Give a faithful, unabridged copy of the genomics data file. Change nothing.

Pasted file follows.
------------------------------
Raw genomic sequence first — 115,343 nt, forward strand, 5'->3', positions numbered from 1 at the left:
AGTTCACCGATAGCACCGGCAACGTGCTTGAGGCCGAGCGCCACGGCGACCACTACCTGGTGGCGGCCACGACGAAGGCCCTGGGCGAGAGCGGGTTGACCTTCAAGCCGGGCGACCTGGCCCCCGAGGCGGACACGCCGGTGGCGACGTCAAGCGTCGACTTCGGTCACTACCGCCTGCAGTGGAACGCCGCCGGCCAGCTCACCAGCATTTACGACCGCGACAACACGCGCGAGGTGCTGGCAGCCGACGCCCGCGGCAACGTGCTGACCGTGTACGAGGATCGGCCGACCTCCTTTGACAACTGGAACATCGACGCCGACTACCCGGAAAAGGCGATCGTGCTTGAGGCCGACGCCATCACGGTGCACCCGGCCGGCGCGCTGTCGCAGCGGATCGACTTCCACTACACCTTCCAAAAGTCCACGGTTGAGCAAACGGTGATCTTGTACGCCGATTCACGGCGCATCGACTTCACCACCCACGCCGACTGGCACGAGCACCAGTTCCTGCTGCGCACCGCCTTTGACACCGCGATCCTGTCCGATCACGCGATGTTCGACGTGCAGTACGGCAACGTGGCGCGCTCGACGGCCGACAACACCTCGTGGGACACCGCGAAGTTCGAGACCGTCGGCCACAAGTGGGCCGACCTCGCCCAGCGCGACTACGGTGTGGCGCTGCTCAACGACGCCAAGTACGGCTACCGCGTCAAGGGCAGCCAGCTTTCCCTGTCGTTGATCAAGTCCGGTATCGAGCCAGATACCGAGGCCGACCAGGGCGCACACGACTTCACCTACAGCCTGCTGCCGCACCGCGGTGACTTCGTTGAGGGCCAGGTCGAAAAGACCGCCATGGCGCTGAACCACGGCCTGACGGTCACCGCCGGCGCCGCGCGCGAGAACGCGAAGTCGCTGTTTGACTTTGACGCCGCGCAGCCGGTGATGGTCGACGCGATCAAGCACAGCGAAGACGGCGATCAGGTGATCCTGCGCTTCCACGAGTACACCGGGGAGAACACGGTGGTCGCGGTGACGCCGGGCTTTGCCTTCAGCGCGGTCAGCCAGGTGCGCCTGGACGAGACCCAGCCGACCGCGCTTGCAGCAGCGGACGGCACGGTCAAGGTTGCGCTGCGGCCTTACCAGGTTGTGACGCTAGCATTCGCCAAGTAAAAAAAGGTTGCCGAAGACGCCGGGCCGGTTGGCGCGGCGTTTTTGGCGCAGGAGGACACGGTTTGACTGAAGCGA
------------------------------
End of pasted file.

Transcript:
Raw genomic sequence first — 115,343 nt, forward strand, 5'->3', positions numbered from 1 at the left:
AGTTCACCGATAGCACCGGCAACGTGCTTGAGGCCGAGCGCCACGGCGACCACTACCTGGTGGCGGCCACGACGAAGGCCCTGGGCGAGAGCGGGTTGACCTTCAAGCCGGGCGACCTGGCCCCCGAGGCGGACACGCCGGTGGCGACGTCAAGCGTCGACTTCGGTCACTACCGCCTGCAGTGGAACGCCGCCGGCCAGCTCACCAGCATTTACGACCGCGACAACACGCGCGAGGTGCTGGCAGCCGACGCCCGCGGCAACGTGCTGACCGTGTACGAGGATCGGCCGACCTCCTTTGACAACTGGAACATCGACGCCGACTACCCGGAAAAGGCGATCGTGCTTGAGGCCGACGCCATCACGGTGCACCCGGCCGGCGCGCTGTCGCAGCGGATCGACTTCCACTACACCTTCCAAAAGTCCACGGTTGAGCAAACGGTGATCTTGTACGCCGATTCACGGCGCATCGACTTCACCACCCACGCCGACTGGCACGAGCACCAGTTCCTGCTGCGCACCGCCTTTGACACCGCGATCCTGTCCGATCACGCGATGTTCGACGTGCAGTACGGCAACGTGGCGCGCTCGACGGCCGACAACACCTCGTGGGACACCGCGAAGTTCGAGACCGTCGGCCACAAGTGGGCCGACCTCGCCCAGCGCGACTACGGTGTGGCGCTGCTCAACGACGCCAAGTACGGCTACCGCGTCAAGGGCAGCCAGCTTTCCCTGTCGTTGATCAAGTCCGGTATCGAGCCAGATACCGAGGCCGACCAGGGCGCACACGACTTCACCTACAGCCTGCTGCCGCACCGCGGTGACTTCGTTGAGGGCCAGGTCGAAAAGACCGCCATGGCGCTGAACCACGGCCTGACGGTCACCGCCGGCGCCGCGCGCGAGAACGCGAAGTCGCTGTTTGACTTTGACGCCGCGCAGCCGGTGATGGTCGACGCGATCAAGCACAGCGAAGACGGCGATCAGGTGATCCTGCGCTTCCACGAGTACACCGGGGAGAACACGGTGGTCGCGGTGACGCCGGGCTTTGCCTTCAGCGCGGTCAGCCAGGTGCGCCTGGACGAGACCCAGCCGACCGCGCTTGCAGCAGCGGACGGCACGGTCAAGGTTGCGCTGCGGCCTTACCAGGTTGTGACGCTAGCATTCGCCAAGTAAAAAAAGGTTGCCGAAGACGCCGGGCCGGTTGGCGCGGCGTTTTTGGCGCAGGAGGACACGGTTTGACTGAAGCGA